Once infusion is complete, the catheter is removed. Pressure is applied for approximately 10 minutes on the groin to stop bleeding. During infusion you may experience slight pain or nausea. In these instances you will be given medications to make you as comfortable as possible.

How should I prepare for SIRT?

Your doctor will arrange some of the following tests to determine whether SIRT is suitable for you:

Blood Tests
These can include a full blood count and certain tumour markers together with a kidney and liver function tests.

Other Tests
Your doctor may also do a CT scan, MRI or PET (Positron Emission Tomography) scan to determine blood supply to the tumours and determine how much liver is affected by the tumours.

Your procedure will be done in 2 stages. A “work up” stage to prepare you for SIRT delivery and a second stage of “SIRT delivery”. You will need to do the following prior to each of your two procedures:

Fasting: You will likely be instructed not to eat or drink anything 2 hours prior to your procedure. You may continue to drink clear fluids. Your doctor will tell you which medications you may take on the morning of your procedure.
Allergies or previous reactions to contrast (X-ray dye): Please inform Intra staff at the time of booking your procedure if you have any known history of allergies, particularly allergies to x-ray contrast and seafood.
Diabetes: If you are a diabetic you should inform your doctor at the time of booking. You may need to discuss your insulin dose with your radiologist.
Medications: Please inform your doctor about all the medication you are taking. You doctor may advise you to stop taking some medications temporarily a few days prior to your procedure e.g. blood thinners.

Please bring any medication and any recent blood test results with you on the day of your procedure.

What happens after the stage II procedure?

  • The catheter is removed and pressure is applied to your groin to stop bleeding.
  • Your radiologist will discuss the findings with you or at a follow-up appointment.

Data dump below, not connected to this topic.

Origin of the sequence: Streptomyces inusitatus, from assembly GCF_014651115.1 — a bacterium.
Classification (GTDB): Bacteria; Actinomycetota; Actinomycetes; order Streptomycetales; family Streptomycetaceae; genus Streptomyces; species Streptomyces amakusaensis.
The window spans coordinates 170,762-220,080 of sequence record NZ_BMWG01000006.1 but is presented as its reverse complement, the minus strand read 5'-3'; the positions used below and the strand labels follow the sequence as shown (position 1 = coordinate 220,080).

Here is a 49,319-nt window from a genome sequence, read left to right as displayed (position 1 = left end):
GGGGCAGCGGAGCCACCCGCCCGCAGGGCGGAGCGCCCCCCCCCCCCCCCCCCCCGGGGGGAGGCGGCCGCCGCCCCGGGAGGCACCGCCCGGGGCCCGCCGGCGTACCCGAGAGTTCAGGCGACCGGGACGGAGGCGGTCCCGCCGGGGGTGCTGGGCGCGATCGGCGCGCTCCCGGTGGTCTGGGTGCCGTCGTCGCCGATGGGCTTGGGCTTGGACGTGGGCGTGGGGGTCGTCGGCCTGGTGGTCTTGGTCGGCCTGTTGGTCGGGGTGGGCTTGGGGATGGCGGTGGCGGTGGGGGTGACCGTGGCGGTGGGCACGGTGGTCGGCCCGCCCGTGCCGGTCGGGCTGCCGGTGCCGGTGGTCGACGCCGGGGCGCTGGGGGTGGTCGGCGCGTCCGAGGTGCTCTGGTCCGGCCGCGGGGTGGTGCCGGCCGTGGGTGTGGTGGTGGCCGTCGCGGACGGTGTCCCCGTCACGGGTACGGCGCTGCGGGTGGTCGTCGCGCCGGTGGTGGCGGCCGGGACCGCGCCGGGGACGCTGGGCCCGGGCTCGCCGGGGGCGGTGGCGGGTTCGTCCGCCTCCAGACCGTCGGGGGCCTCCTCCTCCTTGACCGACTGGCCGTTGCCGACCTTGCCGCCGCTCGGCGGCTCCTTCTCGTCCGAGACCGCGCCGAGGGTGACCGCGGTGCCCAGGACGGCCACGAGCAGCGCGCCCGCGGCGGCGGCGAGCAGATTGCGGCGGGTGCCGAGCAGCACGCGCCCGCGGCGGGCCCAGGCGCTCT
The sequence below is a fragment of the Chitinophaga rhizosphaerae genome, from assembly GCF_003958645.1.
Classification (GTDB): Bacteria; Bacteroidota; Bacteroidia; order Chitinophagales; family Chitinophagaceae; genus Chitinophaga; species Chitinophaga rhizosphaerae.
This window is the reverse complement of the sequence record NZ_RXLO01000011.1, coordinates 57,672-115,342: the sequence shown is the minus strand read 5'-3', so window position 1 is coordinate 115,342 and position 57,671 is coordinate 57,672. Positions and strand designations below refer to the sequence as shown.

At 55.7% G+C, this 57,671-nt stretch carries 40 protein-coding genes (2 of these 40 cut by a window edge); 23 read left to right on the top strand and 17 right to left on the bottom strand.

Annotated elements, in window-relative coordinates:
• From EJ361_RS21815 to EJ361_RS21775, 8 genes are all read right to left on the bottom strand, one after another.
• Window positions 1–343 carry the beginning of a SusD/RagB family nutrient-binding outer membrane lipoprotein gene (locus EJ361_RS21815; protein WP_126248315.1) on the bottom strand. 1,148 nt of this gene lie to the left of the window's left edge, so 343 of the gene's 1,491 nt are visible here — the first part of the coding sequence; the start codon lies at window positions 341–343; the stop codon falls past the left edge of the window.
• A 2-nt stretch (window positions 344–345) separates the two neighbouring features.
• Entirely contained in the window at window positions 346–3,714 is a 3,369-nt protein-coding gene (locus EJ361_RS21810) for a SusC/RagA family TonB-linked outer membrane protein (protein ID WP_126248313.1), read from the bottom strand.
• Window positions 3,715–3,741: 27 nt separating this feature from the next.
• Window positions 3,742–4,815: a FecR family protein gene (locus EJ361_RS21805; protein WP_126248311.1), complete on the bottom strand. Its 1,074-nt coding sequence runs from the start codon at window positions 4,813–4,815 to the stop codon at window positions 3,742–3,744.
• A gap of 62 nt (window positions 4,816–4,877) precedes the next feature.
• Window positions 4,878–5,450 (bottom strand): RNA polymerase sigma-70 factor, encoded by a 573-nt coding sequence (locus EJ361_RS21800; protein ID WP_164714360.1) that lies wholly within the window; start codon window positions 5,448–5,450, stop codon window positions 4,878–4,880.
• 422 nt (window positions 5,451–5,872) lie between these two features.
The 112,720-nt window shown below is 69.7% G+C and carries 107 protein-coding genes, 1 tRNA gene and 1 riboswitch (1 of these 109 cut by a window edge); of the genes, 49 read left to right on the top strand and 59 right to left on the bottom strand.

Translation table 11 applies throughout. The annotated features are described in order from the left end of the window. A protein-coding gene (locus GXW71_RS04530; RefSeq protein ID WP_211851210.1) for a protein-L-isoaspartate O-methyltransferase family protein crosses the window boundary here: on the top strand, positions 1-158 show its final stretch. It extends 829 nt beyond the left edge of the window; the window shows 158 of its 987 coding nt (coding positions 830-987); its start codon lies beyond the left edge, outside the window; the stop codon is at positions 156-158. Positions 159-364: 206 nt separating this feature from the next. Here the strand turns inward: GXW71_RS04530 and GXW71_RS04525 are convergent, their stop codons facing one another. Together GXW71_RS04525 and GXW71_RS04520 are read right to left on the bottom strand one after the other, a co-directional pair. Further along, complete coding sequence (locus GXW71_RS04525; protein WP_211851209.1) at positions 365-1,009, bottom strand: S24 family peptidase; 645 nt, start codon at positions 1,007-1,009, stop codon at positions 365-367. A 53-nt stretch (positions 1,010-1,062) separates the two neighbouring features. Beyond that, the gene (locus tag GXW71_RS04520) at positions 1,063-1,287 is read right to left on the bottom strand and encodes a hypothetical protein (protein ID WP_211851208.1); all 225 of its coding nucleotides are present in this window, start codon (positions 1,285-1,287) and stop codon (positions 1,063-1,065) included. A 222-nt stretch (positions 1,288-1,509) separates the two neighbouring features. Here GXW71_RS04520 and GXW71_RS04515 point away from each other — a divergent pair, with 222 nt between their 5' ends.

• You will be transferred to the ward where you will be monitored overnight.
  • You should be discharged after an overnight stay in the hospital.
  • You may experience some pain or nausea following the infusion of the SIR spheres®. Patient have varying responses to the SIR infusion. You will be given medication if necessary to help manage this.

What are the side effects?

Individual patients react differently to SIRT. Some may experience fewer side effects while others may experience more. The side effects are temporary and disappear with time. Some common side effects are:

  • Nausea (this a temporary effect and can be controlled with anti-nausea medication)
  • Abdominal pain
  • Reduced appetite
  • Tiredness
  • You could experience a short-term fever as the radiation destroys the tumour cells.
  • As you have radiation in the body from SIR, it is advised to avoid long physical contact with children and pregnant women initially.

What are the risks and benefits?

The interventional radiologists doing these procedures are highly trained specialists which helps keep the risks to minimum.


  • Complications can arise if SIR spheres® get unintentionally delivered to the stomach (causing stomach ulcers), pancreas (causing acute pancreatitis) and gall bladder causing inflammation.
  • Liver hepatitis can also occur due to too much radiation as a result of poor liver function because of the tumour. Patients who are at risk of this will be advised against SIRT treatment.
  • A small amount of bruising at the catheter entry point is relatively common. This is not usually clinically important unless it comes more painful. Sometimes a “false aneurysm” or out-pouching of the groin artery can occur deep under the skin at the puncture site. This shows up as increasing pain at the puncture site. The diagnosis is made by ultrasound test and treatment is usually by an injection.
  • An allergic reaction to contrast media (dye) can sometimes occur causing a rash and itchiness. Exceptionally rarely a very severe life threatening allergic reaction can happen. The x-ray contrast may cause some damage to kidneys - this is usually temporary and is more common in patients who already have damaged kidneys or who suffer from diabetes.


  • Studies have shown that SIRT has greatly benefited the survival rates of the cancer patients if used together with standard chemotherapies. It has also helped in reducing the size of the tumour, which in some cases enables a surgeon to surgically extract them from the liver.

Risk and benefits of these procedures will vary between individual patients. Some patients may benefit more than the others.